There are music services and instrumental teaching services across the UK which support the musical learning of children in a variety of ways. This includes the provision of instrumental and vocal tuition, ensembles, choirs and bands, advice and guidance for schools and professional development for teachers. As a necessary part of the social restrictions in place to save lives during the pandemic, an unfortunate causality was the live music scene. Whatever genre you choose to listen to, classic or jazz; hip hop or punk; folk or metal; the electricity of a live gig just cannot be beat. Our lives were not quite the same without supporting our favourites in big arenas and local scene alike.
Music can transform children’s lives and we want to work with local families, schools and other organisations to make sure that all children get the chance to PLAY music, ACHIEVE great things and INSPIRE others. You can sing, play an instrument, create, compose, mix, produce, write lyrics, or simply enjoy listening to music. Youth Music’s research report ‘The Sound of the Next Generation’ found that whilst 30% of young people play an instrument, 67% of young people make music, which includes singing, rapping, DJing, making music on a computer, karaoke, and writing music. Like all music fans, how we interact and consume our favourite music is different today than it was a few months ago, but through social media and live stream opportunities, we can help keep the music industry alive. This week Sam Bonham and Richard Pitt at BBC Introducing in the West bring you love letters to local musicians.
By following up and coming bands and being friends with promoters and venues, music fans and musicians will be kept abreast of upcoming local music news and gig updates and can share these updates through social media. The main concern for musicians such as Fareham‐based, alternative rock band, The Dusty Trims, is that they have had to cancel numerous gigs resulting in a loss of income and potential opportunities. Portsmouth‐based, LMSUKmedia, has been providing ongoing support for smaller artists who are struggling during this time. The Musically Inclusive Forum brings together nationally and internationally renowned music and arts organisations to ignite the conversation for improving access and outcomes for young disabled people across the music and arts sector.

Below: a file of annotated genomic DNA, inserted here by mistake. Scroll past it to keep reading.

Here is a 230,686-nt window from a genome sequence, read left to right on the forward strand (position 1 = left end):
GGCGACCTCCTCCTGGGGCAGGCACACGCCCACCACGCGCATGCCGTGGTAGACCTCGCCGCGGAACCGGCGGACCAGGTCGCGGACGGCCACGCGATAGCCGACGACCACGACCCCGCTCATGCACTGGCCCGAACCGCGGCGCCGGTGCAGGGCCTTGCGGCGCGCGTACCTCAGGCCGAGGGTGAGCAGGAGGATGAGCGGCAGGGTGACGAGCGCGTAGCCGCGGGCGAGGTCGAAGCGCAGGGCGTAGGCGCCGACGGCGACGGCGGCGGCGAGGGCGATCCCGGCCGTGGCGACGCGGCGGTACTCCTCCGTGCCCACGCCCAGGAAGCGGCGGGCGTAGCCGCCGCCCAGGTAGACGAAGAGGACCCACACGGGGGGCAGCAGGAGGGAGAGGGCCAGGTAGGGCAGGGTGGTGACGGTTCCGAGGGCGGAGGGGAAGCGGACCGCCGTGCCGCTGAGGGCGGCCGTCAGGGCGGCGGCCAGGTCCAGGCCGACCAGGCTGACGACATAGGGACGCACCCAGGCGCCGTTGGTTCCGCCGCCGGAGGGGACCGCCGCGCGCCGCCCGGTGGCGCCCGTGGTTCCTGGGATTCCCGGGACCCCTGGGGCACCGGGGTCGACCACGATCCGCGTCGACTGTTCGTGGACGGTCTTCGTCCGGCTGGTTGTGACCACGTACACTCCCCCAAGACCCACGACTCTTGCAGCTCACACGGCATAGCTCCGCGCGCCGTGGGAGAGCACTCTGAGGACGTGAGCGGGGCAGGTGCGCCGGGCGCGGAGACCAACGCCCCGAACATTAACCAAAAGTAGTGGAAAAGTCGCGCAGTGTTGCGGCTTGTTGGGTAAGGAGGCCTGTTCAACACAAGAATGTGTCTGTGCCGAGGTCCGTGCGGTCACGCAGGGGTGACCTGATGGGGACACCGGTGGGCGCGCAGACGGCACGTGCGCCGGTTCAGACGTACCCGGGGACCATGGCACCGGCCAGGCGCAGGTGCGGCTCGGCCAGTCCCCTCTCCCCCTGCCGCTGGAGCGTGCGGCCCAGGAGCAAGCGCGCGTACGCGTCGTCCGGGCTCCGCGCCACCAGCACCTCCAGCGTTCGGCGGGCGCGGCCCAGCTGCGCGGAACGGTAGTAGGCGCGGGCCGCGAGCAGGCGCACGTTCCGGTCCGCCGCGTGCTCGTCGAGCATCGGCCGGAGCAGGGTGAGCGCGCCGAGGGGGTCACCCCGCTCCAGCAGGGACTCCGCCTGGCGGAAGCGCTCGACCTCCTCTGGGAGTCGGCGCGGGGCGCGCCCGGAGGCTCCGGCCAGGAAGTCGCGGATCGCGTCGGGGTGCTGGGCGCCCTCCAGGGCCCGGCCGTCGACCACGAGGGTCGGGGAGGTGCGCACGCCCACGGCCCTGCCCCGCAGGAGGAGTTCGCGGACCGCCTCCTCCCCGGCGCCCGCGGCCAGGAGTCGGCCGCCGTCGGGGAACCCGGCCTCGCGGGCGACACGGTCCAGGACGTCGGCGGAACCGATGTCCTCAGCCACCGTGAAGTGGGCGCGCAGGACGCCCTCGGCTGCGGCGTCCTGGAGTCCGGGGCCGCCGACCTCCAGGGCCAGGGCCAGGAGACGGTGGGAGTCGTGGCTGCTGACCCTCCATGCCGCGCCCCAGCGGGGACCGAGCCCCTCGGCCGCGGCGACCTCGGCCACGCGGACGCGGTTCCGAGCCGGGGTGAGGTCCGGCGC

The Hype are an exciting 3-piece band who play a mixture of fantastic up-tempo tracks from the past 50 years. These guys combine the best of both worlds, an acoustic ‘Mumford & Sons’ style set, followed by a full-on party set. Amazing live band from the North West armed with a host of five star reviews and the ability to fill a dance floor in seconds. Are a charismatic and energetic Sussex-based power trio who know how to get your party started.
A massed instrumental ensemble of Tri-borough music hub young musicians played side-by-side with professional instrumentalists, together supporting a massed chorus of around 1,000 primary, secondary https://www.pancakemeow.com/ and special school pupils. The huge ensemble was led by the internationally renowned conductor Ben Palmer. There are lots of opportunities to start learning, and many are free or subsidised.